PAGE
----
Because seriously, sometimes just capturing an image of something beautiful can do wonders.

* * * * * * *

To some business:  According to Random.org, the winners of the three CD's by Elizabeth Irvine are:

Nancy R, who said, "Right at this moment it's candy corn...it's just not the same eating it at other times of the year...and I have to hide it from my peanut allergic kiddo, lol."

Kazari, who said, "Here's my guilty secret: I have many extravagances : )
Hot chocolate, sleep-ins, chocolate sundaes, taking time to do my nails...
But my biggest extravagance lately was getting the gorgeous Goddess Leonie to take photos of me, my husband and my big pregnant belly.
That was a COMPLETE extravagance, but totally worth it."

rebeka, who said "Sleeping in on weekends and going to coffee shops for chai lattes."

Congratulations, all!  I'll contact you each via email to get your addresses.  And thanks to all of you for sharing your comments!

 

Song: Love it all by The Kooks

authentic you interview series: elizabeth irvine (and a very cool giveaway)

It's been far too long since I've done one of these interviews, don't you think?  As I was sitting with Beth at Lake Austin Spa earlier this week, I thought it would be the perfect time to interview her -- using my modified questions from the Proust questionnaire -- and as luck would have it, she was very keen on participating. But that's Beth for you:  always ready to try something new and fun.

I met Beth one day when I was leaving my publisher's offices, and she was walking in.  We only spoke briefly, but that very day, I received an e-mail from her.  Our publisher had showed her Chookooloonks, and she wanted to know if I would be interested in contributing some of the photographs for her book, which is in the process of being republished, Healthy Mother, Healthy Child.  I was happy to agree.

Beth's story is an interesting one:  she lived in England for many years, where she worked as a registered nurse.  While living in London, her son was born with a debilitating skin condition, which required him to be bandaged from head to foot daily.  Because of the stress of her son's illness (and the fact that she was taking care of her three-year-old twin girls as well), she decided to take a weekly yoga class to relax.  She became hooked:  she eventually became a certified yoga instructor, and made huge changes in her home life and her diet, bringing home and cooking whole foods, and creating an atmosphere of peace in her home.  All of these modifications seemed to have a profound effect on her life:  her son, who was never supposed to recover from his condition, was fully cured at the age of 3.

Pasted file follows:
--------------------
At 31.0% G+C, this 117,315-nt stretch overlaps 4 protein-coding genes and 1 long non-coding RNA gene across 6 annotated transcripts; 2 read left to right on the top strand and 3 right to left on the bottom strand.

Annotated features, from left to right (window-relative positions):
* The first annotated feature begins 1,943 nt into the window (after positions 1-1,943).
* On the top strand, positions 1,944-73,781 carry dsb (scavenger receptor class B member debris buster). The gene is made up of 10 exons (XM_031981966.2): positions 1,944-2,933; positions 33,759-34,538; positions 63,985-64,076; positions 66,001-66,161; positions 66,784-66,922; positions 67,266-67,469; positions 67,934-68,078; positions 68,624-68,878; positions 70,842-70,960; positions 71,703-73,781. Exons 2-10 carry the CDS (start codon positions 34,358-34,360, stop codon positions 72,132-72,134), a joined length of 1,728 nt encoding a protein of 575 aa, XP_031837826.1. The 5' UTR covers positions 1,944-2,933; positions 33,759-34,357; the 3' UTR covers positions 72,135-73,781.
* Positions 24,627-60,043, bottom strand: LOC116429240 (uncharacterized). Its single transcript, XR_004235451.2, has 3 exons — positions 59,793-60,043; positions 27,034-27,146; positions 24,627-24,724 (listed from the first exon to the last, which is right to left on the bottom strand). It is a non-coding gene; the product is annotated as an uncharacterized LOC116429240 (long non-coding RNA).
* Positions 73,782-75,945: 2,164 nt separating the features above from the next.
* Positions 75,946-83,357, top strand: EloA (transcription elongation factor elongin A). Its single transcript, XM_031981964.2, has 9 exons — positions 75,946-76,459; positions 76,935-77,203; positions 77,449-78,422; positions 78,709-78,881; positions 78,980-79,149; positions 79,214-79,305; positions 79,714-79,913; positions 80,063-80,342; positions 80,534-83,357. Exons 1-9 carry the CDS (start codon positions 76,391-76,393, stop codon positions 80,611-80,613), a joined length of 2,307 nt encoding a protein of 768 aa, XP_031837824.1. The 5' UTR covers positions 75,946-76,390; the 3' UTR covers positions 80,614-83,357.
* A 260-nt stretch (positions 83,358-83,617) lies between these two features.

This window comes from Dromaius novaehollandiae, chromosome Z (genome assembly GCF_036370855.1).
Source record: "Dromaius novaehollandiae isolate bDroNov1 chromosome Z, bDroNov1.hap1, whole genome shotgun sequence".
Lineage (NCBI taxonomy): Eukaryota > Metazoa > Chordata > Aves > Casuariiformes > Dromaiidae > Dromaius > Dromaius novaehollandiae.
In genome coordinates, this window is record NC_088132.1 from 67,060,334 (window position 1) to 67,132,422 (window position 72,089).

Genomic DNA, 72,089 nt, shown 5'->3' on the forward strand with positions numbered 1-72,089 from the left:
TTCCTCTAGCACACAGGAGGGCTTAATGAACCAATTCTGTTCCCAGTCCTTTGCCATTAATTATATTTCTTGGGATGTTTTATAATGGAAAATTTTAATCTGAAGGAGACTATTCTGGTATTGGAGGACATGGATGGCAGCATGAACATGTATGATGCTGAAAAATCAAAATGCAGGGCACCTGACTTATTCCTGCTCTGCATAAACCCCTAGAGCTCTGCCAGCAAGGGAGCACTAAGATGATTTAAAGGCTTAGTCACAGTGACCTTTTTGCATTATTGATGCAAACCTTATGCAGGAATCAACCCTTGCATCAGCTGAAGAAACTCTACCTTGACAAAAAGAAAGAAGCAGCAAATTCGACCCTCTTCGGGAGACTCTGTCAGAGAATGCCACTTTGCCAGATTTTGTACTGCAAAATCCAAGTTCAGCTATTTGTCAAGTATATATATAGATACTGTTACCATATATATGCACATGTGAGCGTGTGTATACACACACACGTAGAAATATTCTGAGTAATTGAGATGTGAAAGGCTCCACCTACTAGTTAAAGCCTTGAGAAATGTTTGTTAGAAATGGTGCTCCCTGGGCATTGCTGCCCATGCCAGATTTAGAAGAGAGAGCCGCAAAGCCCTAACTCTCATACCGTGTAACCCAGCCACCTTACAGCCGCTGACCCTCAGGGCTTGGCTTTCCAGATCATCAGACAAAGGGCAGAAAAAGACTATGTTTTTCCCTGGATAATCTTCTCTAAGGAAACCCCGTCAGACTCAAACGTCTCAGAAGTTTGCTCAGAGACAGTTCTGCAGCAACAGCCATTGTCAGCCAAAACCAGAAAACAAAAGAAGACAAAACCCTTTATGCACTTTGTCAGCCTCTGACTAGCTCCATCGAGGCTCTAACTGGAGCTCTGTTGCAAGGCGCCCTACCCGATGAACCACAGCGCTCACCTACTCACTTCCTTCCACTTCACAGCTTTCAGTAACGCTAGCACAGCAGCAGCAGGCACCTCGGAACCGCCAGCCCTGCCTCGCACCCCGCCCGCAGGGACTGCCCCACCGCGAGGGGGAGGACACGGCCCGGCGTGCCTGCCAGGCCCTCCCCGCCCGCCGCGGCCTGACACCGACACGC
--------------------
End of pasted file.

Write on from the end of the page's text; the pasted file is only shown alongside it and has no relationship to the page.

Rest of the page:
Beth and I have become fast friends since we met that day earlier this summer.  Healthy Mother, Healthy Child is scheduled to be re-released Spring 2010, as is her second book, A Moment's Peace, all about helping mothers find peace in their hectic worlds.  She leads yoga and guided meditation workshops, and better still, she's recently come out with a new product ...

... well, more about that after her interview.  Without further ado, here's Beth:

* * * * * * *

1. What is your idea of perfect happiness? Peaceful contentment.  Not having any longing or wanting for anything.  I tend to feel this when I'm meditating, when I'm with my family, when I'm with a good friend.  Like sitting right here, where I'm sitting with a friend, the weather is perfect, my iced tea is right here, I'm longing for nothing.  I'm perfectly happy.

2. What is your greatest fear? Injury to my children.

3. Which living person do you most admire? My mom.

4. What trait do you most deplore in yourself? Sometimes I think I take things too personally.

5. What trait do you most deplore in others? Being fake.